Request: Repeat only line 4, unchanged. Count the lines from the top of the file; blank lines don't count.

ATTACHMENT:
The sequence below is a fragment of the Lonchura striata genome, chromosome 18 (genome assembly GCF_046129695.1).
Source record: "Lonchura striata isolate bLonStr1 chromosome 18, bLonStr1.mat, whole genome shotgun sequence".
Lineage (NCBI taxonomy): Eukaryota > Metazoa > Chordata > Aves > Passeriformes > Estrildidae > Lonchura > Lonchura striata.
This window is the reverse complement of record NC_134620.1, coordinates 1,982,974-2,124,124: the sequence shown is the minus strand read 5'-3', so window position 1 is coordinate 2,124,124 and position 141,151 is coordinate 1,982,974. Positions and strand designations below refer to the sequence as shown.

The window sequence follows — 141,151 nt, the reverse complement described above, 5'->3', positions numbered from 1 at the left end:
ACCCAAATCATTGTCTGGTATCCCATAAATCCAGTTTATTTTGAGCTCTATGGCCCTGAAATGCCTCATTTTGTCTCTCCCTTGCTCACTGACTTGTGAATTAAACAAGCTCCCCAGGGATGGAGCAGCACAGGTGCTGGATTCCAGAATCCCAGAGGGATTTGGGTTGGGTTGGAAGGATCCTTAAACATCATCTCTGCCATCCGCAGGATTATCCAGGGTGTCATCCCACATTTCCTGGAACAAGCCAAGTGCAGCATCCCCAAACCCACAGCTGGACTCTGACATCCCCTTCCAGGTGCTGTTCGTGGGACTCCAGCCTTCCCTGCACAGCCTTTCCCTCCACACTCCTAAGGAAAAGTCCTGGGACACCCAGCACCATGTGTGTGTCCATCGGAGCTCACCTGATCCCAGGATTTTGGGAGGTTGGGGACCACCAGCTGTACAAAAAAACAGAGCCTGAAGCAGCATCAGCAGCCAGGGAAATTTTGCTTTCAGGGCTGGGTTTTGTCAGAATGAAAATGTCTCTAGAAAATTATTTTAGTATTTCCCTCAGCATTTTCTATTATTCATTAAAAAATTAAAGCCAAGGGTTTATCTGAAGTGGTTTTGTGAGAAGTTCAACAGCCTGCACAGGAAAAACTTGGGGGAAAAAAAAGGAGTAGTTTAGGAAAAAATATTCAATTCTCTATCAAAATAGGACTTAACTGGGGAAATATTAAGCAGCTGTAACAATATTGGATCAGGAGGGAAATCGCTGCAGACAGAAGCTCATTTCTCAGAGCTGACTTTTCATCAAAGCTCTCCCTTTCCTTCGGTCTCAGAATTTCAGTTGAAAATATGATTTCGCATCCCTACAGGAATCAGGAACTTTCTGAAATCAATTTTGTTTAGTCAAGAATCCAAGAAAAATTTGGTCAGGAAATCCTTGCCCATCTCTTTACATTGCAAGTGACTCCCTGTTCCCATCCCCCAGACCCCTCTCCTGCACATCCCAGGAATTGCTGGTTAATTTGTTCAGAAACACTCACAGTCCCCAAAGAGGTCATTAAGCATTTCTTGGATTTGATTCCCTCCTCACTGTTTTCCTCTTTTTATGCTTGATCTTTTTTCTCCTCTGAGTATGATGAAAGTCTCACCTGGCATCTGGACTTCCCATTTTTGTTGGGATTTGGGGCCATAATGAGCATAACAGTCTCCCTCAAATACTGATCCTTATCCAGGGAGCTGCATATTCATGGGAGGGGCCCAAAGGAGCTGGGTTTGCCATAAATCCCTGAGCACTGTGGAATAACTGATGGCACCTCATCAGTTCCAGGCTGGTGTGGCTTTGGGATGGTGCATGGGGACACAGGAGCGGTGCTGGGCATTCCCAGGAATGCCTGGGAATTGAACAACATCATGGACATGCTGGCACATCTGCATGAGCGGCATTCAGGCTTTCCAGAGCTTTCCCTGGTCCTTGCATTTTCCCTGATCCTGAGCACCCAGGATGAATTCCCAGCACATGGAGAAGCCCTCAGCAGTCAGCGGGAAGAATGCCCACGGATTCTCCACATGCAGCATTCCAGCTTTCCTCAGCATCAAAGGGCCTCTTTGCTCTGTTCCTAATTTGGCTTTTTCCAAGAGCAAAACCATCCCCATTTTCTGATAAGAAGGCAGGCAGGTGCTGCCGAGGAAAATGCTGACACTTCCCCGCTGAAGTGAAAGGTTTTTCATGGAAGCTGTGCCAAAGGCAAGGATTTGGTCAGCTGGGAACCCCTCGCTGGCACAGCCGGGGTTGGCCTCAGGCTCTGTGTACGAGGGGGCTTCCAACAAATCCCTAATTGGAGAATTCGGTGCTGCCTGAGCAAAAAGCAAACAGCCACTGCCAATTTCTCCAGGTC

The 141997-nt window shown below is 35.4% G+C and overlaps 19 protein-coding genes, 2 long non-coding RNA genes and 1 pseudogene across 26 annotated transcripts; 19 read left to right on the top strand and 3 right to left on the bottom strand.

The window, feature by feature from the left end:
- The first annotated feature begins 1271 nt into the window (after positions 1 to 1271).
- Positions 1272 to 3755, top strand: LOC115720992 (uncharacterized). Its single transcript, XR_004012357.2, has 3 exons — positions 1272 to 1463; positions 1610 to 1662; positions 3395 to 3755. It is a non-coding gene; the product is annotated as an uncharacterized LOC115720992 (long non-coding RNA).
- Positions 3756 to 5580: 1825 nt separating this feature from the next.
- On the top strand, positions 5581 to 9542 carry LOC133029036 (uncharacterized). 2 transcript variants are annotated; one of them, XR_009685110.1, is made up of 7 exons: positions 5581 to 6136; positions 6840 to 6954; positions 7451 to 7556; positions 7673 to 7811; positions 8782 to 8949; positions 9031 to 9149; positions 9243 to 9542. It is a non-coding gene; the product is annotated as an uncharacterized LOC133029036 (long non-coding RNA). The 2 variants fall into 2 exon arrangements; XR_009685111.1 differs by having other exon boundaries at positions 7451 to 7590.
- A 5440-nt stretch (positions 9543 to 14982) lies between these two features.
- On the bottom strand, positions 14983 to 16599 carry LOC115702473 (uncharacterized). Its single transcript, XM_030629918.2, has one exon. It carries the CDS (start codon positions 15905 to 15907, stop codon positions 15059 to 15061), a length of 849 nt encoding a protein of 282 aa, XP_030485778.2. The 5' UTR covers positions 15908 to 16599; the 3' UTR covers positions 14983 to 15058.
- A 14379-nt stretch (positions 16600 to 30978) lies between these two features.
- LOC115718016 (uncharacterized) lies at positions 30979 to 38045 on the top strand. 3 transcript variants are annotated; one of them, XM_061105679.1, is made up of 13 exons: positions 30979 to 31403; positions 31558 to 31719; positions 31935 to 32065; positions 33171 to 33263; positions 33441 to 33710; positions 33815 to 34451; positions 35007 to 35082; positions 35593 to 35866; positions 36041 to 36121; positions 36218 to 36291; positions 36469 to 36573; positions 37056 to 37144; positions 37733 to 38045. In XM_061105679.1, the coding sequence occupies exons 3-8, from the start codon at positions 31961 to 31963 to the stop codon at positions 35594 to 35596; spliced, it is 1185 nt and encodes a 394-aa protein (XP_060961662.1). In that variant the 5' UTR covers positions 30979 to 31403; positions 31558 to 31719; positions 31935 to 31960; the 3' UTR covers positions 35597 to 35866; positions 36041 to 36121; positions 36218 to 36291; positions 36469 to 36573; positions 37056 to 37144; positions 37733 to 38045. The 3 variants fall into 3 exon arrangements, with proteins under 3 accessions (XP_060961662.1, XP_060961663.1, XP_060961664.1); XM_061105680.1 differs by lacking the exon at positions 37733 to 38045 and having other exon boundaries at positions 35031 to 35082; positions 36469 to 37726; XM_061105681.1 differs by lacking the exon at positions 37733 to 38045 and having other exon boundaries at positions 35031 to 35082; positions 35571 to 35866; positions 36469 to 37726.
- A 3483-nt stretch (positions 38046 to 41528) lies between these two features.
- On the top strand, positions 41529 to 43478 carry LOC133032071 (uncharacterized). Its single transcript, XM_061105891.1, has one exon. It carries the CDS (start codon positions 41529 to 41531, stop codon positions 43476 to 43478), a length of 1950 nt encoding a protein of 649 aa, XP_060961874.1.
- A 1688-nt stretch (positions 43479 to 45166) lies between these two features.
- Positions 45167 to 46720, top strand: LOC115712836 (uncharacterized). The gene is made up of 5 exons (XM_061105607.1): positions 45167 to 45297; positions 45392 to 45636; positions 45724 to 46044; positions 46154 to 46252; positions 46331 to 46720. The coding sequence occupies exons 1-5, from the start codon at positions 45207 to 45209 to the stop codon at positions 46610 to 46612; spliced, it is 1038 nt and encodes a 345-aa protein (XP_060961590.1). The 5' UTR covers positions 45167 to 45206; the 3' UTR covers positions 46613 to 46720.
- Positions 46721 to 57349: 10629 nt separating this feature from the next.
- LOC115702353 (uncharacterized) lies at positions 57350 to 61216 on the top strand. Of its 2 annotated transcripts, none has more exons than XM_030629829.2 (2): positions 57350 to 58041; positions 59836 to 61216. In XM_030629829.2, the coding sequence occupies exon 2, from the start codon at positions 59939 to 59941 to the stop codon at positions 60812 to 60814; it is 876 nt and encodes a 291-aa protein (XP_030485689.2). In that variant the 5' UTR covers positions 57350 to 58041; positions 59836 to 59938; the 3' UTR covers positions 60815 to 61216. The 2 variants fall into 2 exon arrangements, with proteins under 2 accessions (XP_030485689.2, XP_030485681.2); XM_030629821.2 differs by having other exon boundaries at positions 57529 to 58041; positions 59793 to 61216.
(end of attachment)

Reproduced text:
This window is the reverse complement of record NC_134620.1, coordinates 1,982,974-2,124,124: the sequence shown is the minus strand read 5'-3', so window position 1 is coordinate 2,124,124 and position 141,151 is coordinate 1,982,974. Positions and strand designations below refer to the sequence as shown.